Despite its importance for us… gravity is actually amazingly feeble compared with the other forces that affect atoms… The gravitational attraction between [two] protons is thirty-six powers of ten feebler than the electrical forces, and quite unmeasurable. Gravity can safely be ignored by chemists when they study how groups of atoms bond together to form molecules.

How, then, can gravity nonetheless be dominant, pinning us to the ground and holding the moon and planets in their courses? It’s because gravity is always an attraction… On the other hand, electric charges can repel each other as well as attract… But any everyday object is made up of huge numbers of atoms (each made up of a positively charged nucleus surrounded by negative electrons), and the positive and negative charges almost exactly cancel out. Even when we are ‘charged up’ so that our hair stands on end, the imbalance is less than one charge in a billion billion. But everything has the same sign of gravitational ‘charge’, and so gravity ‘gains’ relative to electrical forces in larger objects… An apple falls only when the combined gravity of all the atoms in the Earth can defeat the electrical stresses in the stalk holding it to the tree. Gravity is important to us because we live on the heavy Earth.

Sand grains and sugar lumps are, like us, affected by the gravity of the massive Earth. But their self-gravity — the gravitational pull that their constituent atoms exert on each other, rather than on the entire Earth — is negligible. Self-gravity is not important in asteroids, nor in Mars’s two small potato-shaped moons, Phobos and Deimos. But bodies as large as planets (and even our own large Moon) are not rigid enough to maintain an irregular shape: gravity makes them nearly round. And masses above that of Jupiter get crushed by their own gravity to extraordinary densities (unless the centre gets hot enough to supply a balancing pressure, which is what happens in the Sun and other stars like it). It is because gravity is so weak that a typical star like the Sun is so massive. In any lesser aggregate, gravity could not compete with the pressure, nor squeeze the material hot and dense enough to make it shine.

Gravitation is feebler than the forces governing the microworld by the number N, about 1036. What would happen if it weren’t quite so weak? Imagine, for instance, a universe where gravity was ‘only’ 1030 rather than 1036 feebler than electric forces. Atoms and molecules would behave just as in our actual universe, but objects would not need to be so large before gravity became competitive with the other forces. The number of atoms needed to make a star (a gravitationally bound fusion reactor) would be a billion times less in this imagined universe. Planet masses would also be scaled down by a billion. Irrespective of whether these planets could retain steady orbits, the strength of gravity would stunt the evolutionary potential on them. In an imaginary strong-gravity world, even insects would need thick legs to support them, and no animals could get much larger. Gravity would crush anything as large as ourselves.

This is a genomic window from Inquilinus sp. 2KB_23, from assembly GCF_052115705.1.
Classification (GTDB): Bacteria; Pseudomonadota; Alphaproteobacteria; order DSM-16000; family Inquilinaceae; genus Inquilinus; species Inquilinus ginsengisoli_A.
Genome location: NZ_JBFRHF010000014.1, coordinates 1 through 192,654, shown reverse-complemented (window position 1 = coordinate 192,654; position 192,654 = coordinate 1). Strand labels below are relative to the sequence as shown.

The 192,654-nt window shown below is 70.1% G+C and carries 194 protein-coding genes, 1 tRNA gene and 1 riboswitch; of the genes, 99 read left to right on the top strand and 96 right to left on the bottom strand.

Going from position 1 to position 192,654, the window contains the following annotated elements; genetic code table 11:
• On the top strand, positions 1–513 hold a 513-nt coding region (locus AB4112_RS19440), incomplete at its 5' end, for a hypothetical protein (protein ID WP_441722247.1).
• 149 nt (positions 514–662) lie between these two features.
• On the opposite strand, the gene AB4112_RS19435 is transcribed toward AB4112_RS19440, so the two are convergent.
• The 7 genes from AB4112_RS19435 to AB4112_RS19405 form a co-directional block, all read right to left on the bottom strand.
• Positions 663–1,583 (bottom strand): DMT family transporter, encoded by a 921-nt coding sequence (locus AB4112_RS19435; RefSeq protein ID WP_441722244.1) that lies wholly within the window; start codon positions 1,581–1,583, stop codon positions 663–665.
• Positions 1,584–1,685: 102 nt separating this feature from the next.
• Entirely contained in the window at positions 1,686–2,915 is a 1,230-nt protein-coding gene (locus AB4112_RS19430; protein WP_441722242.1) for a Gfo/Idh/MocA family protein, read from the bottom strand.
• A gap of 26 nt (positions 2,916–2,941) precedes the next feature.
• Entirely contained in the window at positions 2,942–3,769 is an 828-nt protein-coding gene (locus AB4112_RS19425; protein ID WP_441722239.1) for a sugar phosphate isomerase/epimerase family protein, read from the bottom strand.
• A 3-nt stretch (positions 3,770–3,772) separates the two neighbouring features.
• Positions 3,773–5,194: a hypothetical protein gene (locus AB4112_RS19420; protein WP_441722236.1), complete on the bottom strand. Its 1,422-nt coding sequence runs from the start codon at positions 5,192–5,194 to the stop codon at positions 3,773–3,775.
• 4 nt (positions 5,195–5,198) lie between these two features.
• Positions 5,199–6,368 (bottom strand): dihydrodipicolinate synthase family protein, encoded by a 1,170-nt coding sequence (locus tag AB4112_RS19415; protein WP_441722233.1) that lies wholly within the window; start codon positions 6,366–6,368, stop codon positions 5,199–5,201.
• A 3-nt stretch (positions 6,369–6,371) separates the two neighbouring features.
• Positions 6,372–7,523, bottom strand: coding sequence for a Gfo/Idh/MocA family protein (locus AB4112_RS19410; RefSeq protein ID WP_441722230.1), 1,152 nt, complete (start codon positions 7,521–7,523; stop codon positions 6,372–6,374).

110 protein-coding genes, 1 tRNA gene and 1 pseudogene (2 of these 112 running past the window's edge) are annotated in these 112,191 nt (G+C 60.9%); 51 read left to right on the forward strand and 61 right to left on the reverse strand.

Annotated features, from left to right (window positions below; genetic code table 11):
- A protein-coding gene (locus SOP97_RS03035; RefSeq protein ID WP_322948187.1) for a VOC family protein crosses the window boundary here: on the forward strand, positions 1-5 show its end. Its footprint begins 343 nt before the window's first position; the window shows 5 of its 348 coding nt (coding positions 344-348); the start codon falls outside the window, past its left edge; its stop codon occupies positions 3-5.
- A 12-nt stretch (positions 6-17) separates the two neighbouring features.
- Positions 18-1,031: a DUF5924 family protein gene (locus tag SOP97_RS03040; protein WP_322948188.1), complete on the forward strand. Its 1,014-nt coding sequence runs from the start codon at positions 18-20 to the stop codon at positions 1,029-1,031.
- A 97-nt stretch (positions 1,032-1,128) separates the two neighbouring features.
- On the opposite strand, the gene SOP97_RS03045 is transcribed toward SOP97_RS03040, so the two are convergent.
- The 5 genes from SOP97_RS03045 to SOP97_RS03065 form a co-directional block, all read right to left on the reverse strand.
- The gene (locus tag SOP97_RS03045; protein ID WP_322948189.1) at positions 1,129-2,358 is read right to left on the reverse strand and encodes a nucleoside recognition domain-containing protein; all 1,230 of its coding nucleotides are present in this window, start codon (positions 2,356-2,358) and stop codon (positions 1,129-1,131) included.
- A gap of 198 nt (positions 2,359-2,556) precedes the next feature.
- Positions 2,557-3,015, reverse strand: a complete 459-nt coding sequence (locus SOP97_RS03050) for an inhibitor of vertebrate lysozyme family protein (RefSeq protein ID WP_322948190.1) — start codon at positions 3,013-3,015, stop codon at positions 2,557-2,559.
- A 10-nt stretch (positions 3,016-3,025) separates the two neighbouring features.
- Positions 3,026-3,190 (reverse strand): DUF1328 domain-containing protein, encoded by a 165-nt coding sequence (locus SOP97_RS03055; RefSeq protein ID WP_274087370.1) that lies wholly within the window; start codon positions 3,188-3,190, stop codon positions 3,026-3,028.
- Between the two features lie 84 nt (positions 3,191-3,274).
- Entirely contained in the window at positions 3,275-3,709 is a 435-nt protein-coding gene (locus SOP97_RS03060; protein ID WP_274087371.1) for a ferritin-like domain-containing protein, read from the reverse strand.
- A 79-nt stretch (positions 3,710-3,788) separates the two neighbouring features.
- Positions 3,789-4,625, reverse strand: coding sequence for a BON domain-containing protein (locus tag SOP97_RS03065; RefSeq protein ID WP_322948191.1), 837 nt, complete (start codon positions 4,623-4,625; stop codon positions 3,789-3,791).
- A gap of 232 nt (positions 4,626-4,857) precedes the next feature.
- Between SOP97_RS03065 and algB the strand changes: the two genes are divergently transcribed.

Galaxies would form much more quickly in such a universe, and would be miniaturized. Instead of the stars being widely dispersed, they would be so densely packed that close encounters would be frequent. This would in itself preclude stable planetary systems, because the orbits would be disturbed by passing stars — something that (fortunately for our Earth) is unlikely to happen in our own Solar System.

But what would preclude a complex ecosystem even more would be the limited time available for development. Heat would leak more quickly from these ‘mini-stars’: in this hypothetical strong-gravity world, stellar lifetimes would be a million times shorter. Instead of living for ten billion years, a typical star would live for about 10,000 years. A mini-Sun would burn faster, and would have exhausted its energy before even the first steps in organic evolution had got under way. Conditions for complex evolution would undoubtedly be less favourable if (leaving everything else unchanged) gravity were stronger. There wouldn’t be such a huge gulf as there is in our actual universe between the immense timespans of astronomical processes and the basic microphysical timescales for physical or chemical reactions. The converse, however, is that an even weaker gravity could allow even more elaborate and longer-lived structures to develop.

Gravity is the organizing force for the cosmos… [It] is crucial in allowing structure to unfold from a Big Bang that was initially almost featureless. But it is only because it is weak compared with other forces that large and long-lived structures can exist. Paradoxically, the weaker gravity is (provided that it isn’t actually zero), the grander and more complex can be its consequences. We have no theory that tells us the value of N. All we know is that nothing as complex as humankind could have emerged if N were much less than 1,000,000,000,000,000,000,000,000,000,000,000,000.

Buy Just Six Numbers.